# Programming with Python

## Learning Objectives

• Explain what a list is.
• Create and index lists of simple values.

Just as a `for` loop is a way to do operations many times, a list is a way to store many values. Unlike NumPy arrays, lists are built into the language (so we don’t have to load a library to use them). We create a list by putting values inside square brackets:

``````odds = [1, 3, 5, 7]
print('odds are:', odds)``````
``odds are: [1, 3, 5, 7]``

We select individual elements from lists by indexing them:

``print('first and last:', odds, odds[-1])``
``first and last: 1 7``

and if we loop over a list, the loop variable is assigned elements one at a time:

``````for number in odds:
print(number)``````
``````1
3
5
7``````

There is one important difference between lists and strings: we can change the values in a list, but we cannot change the characters in a string. For example:

``````names = ['Newton', 'Darwing', 'Turing'] # typo in Darwin's name
print('names is originally:', names)
names = 'Darwin' # correct the name
print('final value of names:', names)``````
``````names is originally: ['Newton', 'Darwing', 'Turing']
final value of names: ['Newton', 'Darwin', 'Turing']``````

works, but:

``````name = 'Bell'
name = 'b'``````
``````---------------------------------------------------------------------------
TypeError                                 Traceback (most recent call last)
<ipython-input-8-220df48aeb2e> in <module>()
1 name = 'Bell'
----> 2 name = 'b'

TypeError: 'str' object does not support item assignment``````

does not.

There are many ways to change the contents of lists besides assigning new values to individual elements:

``````odds.append(11)
print('odds after adding a value:', odds)``````
``odds after adding a value: [1, 3, 5, 7, 11]``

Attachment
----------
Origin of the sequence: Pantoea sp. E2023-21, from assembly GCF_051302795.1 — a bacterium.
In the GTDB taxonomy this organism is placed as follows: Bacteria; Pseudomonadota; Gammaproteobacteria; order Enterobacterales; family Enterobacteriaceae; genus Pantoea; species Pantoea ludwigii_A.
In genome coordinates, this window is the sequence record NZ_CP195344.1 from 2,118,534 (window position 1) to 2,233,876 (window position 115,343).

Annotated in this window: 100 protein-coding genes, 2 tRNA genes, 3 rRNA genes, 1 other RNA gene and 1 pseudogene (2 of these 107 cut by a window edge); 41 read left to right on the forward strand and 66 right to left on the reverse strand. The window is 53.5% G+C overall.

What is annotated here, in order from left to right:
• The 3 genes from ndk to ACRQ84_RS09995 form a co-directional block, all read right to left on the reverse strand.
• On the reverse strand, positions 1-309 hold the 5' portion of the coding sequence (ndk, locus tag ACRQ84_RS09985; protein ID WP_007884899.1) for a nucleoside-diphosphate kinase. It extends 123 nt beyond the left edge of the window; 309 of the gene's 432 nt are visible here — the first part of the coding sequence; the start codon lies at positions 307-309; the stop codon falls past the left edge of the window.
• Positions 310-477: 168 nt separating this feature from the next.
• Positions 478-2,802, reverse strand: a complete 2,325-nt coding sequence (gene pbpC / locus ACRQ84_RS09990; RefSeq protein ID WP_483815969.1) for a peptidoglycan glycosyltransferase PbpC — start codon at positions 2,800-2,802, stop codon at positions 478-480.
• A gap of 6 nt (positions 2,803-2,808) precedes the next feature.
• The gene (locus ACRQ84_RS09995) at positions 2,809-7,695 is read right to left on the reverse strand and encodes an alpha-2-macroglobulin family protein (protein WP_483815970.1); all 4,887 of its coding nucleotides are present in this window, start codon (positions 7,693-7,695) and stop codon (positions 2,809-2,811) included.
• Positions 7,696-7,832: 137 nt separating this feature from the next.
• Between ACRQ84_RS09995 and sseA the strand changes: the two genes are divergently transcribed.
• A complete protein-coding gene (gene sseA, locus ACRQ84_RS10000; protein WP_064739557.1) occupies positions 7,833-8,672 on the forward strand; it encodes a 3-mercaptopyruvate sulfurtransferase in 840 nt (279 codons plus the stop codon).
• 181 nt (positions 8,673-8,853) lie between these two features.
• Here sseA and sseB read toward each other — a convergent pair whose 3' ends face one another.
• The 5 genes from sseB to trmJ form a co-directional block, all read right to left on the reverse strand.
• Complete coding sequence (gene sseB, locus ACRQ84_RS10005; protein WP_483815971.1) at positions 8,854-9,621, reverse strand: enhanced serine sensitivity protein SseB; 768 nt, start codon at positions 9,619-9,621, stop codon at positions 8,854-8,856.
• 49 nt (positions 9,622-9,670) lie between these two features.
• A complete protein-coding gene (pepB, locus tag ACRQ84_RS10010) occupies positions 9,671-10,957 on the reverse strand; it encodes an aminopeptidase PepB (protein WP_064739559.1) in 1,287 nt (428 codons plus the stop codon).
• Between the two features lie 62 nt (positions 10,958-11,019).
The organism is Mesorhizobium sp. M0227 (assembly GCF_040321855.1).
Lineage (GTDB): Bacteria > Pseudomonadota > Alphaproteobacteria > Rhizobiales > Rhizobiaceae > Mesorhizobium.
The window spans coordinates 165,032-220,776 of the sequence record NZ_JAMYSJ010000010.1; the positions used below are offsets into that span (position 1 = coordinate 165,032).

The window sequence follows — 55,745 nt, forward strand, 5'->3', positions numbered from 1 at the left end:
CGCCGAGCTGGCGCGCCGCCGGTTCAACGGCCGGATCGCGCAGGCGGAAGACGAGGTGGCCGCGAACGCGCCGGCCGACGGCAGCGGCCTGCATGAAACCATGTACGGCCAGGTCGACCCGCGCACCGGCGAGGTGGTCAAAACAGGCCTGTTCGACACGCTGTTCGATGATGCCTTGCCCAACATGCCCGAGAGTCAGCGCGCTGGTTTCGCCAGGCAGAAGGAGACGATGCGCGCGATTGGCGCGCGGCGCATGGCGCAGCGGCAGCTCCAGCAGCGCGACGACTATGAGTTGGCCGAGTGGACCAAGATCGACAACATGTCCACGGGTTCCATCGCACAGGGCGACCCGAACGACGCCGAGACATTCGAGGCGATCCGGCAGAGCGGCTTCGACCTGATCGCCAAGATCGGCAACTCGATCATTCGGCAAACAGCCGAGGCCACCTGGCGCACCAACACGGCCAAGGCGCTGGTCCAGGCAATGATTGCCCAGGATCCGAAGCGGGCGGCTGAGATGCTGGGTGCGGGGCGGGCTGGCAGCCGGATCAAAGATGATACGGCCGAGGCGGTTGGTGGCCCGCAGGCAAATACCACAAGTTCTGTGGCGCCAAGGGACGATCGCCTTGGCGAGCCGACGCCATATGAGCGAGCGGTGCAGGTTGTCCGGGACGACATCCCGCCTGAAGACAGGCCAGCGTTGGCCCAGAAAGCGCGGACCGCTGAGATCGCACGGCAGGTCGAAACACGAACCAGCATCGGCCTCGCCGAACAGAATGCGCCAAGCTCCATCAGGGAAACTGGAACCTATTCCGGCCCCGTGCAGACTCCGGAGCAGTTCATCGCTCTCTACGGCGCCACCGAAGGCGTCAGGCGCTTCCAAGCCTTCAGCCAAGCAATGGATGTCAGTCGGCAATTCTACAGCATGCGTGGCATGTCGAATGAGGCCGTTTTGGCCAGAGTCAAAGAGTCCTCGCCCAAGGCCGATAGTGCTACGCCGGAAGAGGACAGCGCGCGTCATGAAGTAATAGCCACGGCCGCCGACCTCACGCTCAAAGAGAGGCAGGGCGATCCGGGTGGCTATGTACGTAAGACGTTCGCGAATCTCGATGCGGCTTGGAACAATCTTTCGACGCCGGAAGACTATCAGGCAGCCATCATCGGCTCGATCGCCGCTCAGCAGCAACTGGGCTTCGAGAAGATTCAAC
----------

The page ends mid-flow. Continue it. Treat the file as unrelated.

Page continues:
``````del odds
print('odds after removing the first element:', odds)``````
``odds after removing the first element: [3, 5, 7, 11]``
``````odds.reverse()
print('odds after reversing:', odds)``````
``odds after reversing: [11, 7, 5, 3]``

While modifying in place, it is useful to remember that Python treats lists in a slightly counterintuitive way.

If we make a list and (attempt to) copy it then modify in place, we can cause all sorts of trouble:

``````odds = [1, 3, 5, 7]
primes = odds
primes += 
print('primes:', primes)
print('odds:', odds)``````
``````primes: [1, 3, 5, 7, 2]
odds: [1, 3, 5, 7, 2]``````

This is because Python stores a list in memory, and then can use multiple names to refer to the same list. If all we want to do is copy a (simple) list, we can use the `list` function, so we do not modify a list we did not mean to:

``````odds = [1, 3, 5, 7]
primes = list(odds)
primes += 
print('primes:', primes)
print('odds:', odds)``````
``````primes: [1, 3, 5, 7, 2]
odds: [1, 3, 5, 7]``````

This is different from how variables worked in lesson 1, and more similar to how a spreadsheet works.

## Turn a string into a list

Use a for-loop to convert the string “hello” into a list of letters:

``["h", "e", "l", "l", "o"]``

Hint: You can create an empty list like this:

``my_list = []``

## Tuples and exchanges

Explain what the overall effect of this code is:

``````left = 'L'
right = 'R'

temp = left
left = right
right = temp``````

Compare it to:

``left, right = right, left``

Do they always do the same thing? Which do you find easier to read?